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Woman Recovering from Third Transplant

Tempo Edwards was UCLA's 5,000th kidney transplant

Posted: February 27, 2008 2:07 p.m.
Updated: April 29, 2008 5:02 a.m.

Tempo Edwards has survived a number of kidney problems, having undergone 59 surgeries and most recently, a third transplant.

 
Sitting on a couch in her slippers at her Canyon Country home Tuesday, Tempo Edwards is animated, smiling and almost giddy.

Recovering from another kidney transplant, the 39-year-old is hoping that the third time's a charm.
She got the phone call at 10:45 p.m. on a Wednesday night and Edwards jumped up to answer the phone.
Doctors at the University of California, Los Angeles Medical Center said she was next on the list to receive a kidney from a 42-year-old Philadelphia woman who died from a brain aneurysm.

Two days later - on Jan. 25 - Edwards was in surgery.

For UCLA, the seven-hour surgery marked its 5,000th kidney transplant. For Edwards, it was her third transplant and 59th kidney surgery.

"This is nothing new to me," Edwards said. "It has been a rough road."

Edwards got the phone call just in time. If she had lived any longer with a kidney that was only operating at 14 percent functionality, she would have had to once again resort to dialysis treatments.

This time, doctors would have implanted a permanent plastic tube into her neck since her arm veins were no longer an option.

"My veins are shot. These don't even work anymore," she said as she pointed to the inside of her left arm.
Her kidneys failed when she was eight years old due to a birth defect. When she was 16, her kidneys "blew up," she said.

She was went on dialysis and doctors wanted to put her on the transplant list, but she refused. Just a year and a half away from graduating from Canyon High School, she didn't want to be bedridden from a kidney transplant.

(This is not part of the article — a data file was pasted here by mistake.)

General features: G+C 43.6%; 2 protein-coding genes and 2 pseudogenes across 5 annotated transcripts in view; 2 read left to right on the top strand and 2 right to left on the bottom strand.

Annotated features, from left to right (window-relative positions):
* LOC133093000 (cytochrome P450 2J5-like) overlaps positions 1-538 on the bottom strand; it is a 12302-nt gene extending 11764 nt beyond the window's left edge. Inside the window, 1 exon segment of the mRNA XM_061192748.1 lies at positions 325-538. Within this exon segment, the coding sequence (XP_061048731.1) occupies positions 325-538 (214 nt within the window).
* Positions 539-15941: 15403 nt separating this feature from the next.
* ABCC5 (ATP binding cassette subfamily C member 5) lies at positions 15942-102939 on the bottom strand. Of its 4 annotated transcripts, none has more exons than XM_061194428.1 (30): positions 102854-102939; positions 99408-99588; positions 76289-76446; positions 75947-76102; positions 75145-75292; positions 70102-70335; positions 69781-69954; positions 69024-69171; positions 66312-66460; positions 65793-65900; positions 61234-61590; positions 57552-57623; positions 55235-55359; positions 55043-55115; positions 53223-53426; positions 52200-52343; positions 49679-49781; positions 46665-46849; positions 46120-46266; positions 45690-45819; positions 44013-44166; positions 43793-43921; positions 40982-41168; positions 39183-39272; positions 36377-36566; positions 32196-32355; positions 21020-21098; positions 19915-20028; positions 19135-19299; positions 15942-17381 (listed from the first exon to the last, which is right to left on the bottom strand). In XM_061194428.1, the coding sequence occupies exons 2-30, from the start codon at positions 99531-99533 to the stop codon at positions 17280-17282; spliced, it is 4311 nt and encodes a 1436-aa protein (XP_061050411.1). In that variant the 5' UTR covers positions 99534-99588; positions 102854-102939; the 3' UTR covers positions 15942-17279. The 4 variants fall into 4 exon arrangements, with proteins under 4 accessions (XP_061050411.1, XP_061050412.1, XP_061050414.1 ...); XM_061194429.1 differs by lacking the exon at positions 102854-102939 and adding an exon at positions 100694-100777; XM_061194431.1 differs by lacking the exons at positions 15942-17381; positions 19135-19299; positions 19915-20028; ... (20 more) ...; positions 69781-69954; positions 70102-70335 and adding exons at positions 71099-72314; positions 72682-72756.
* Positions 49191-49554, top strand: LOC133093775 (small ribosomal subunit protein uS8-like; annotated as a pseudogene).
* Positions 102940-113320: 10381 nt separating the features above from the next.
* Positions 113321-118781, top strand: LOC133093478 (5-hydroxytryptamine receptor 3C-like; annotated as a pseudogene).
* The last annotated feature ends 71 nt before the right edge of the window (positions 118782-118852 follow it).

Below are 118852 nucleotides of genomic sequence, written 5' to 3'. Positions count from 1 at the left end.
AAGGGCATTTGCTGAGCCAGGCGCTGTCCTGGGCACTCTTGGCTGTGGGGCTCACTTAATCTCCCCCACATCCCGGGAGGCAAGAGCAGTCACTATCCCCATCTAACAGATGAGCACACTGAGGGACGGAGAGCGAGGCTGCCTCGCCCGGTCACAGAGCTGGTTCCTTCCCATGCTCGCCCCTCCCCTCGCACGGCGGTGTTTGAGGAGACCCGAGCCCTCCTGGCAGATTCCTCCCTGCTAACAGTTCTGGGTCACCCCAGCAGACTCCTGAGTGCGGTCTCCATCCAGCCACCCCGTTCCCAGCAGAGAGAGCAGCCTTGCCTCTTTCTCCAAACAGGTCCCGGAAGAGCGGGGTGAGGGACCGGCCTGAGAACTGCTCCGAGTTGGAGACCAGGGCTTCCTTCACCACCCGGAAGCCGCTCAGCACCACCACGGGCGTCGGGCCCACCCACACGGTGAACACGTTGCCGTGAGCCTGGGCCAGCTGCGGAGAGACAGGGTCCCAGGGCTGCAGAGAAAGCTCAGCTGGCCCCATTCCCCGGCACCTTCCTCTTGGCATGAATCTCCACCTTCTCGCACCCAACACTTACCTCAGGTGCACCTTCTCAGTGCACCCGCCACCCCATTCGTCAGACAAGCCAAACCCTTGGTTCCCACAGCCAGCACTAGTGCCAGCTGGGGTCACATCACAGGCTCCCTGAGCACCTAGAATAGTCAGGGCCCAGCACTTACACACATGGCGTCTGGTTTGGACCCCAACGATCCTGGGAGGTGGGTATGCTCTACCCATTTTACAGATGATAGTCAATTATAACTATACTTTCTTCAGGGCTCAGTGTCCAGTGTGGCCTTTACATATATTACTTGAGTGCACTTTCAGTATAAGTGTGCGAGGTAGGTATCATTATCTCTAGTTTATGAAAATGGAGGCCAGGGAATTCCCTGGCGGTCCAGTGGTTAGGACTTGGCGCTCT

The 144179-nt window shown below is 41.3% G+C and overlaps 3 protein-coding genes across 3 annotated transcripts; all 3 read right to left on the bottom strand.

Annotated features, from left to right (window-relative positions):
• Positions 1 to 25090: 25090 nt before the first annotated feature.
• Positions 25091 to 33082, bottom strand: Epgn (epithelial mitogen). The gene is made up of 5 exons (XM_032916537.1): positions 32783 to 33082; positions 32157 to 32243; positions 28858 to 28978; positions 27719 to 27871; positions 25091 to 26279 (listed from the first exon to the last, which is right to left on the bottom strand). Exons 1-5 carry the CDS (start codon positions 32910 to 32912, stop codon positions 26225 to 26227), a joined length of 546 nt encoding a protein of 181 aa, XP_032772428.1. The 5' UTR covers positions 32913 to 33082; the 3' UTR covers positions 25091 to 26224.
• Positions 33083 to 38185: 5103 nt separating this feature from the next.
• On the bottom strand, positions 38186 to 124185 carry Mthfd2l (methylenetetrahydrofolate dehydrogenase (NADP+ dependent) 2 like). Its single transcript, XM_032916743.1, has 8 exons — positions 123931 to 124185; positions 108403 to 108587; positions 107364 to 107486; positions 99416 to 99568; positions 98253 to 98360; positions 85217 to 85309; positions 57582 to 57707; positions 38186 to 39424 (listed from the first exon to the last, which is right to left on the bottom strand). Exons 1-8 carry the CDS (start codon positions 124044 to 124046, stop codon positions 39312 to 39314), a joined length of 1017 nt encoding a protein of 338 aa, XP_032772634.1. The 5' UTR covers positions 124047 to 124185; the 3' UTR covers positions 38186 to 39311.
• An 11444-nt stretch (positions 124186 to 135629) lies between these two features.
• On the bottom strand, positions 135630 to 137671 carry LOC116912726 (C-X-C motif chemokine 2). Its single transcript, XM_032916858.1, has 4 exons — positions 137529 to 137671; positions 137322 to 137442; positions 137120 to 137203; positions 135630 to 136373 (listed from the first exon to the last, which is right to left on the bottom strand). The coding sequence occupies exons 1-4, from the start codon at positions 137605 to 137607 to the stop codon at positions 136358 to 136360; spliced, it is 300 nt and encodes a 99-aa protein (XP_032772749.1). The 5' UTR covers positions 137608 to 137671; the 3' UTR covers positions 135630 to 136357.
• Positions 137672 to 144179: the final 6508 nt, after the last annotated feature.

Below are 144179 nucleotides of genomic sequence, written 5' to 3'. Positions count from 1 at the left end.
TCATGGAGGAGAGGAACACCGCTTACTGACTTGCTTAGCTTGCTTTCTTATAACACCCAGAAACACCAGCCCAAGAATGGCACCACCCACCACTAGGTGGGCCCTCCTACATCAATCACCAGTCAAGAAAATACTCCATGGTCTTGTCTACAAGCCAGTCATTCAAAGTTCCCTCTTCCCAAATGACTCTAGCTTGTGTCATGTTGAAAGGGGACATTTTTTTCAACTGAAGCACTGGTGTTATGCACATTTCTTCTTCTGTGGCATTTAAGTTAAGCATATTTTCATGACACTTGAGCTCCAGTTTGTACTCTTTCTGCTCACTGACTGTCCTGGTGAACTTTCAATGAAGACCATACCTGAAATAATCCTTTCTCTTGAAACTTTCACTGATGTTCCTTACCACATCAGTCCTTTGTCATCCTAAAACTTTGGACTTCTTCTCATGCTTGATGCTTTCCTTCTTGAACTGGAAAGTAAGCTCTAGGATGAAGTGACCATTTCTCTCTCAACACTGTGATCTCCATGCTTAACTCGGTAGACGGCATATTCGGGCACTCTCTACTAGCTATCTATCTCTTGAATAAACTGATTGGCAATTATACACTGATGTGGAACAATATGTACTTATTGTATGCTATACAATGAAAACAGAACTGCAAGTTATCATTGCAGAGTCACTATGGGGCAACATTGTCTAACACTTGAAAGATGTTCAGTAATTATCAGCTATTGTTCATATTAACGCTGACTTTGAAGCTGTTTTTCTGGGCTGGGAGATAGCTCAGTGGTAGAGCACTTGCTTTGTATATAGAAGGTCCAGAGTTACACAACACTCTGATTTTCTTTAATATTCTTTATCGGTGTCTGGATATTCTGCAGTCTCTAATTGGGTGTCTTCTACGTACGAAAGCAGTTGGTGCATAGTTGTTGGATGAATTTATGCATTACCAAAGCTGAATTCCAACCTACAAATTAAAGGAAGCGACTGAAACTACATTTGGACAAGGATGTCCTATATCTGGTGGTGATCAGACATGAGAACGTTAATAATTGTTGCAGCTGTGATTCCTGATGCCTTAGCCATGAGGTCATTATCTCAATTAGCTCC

Just after graduation in 1986, she received the new kidney.

The kidney lasted more than eight years, which was longer than her doctors expected. She was placed on the list when her kidney functionality dropped to 20 percent. She went through hemodialysis, which lasted all day, three days per week.

"It drains the heck out of you. It really does," she said.

In 1996, she was on vacation in Las Vegas when she got a call from UCLA saying a kidney had become available and she was next on the list. The only catch was that she had to be at the hospital the next morning or the kidney would go to the next one down on the list. She and her family rushed to Los Angeles. If she had arrived five minutes later, she would have missed out, she said.

"The kidney is sitting in an ice chest alive. It has to get to a warm body or else it's going to die," she said.
Edwards also underwent two brain surgeries in 2002 for epilepsy that was triggered by her kidney failure as a child.

Growing up, she said she had strong parents who refused to let her condition hamper her lifestyle.
Her doctors told her she couldn't travel with a dialysis machine, but her parents modified the machine and the family traveled across the country.

She continues to go on cruises to see the world.

Her secret is a positive attitude, she said.

|"You're on the list and you just take it day by day," she said. "Time flies. They'll call."

Her fiancé Joseph Huml said, "She doesn't let anything get her down."

Edwards now spends her time volunteering for local organizations and gives lectures at seminars to inspire those with similar medical conditions.

As a result of her latest surgery, she now has 90 percent functionality in her kidney.

"My surgeon said, 'You can keep this one for a long time,'" she said. "I just came back from the clinic today. I got the thumbs up and that's all that matters."

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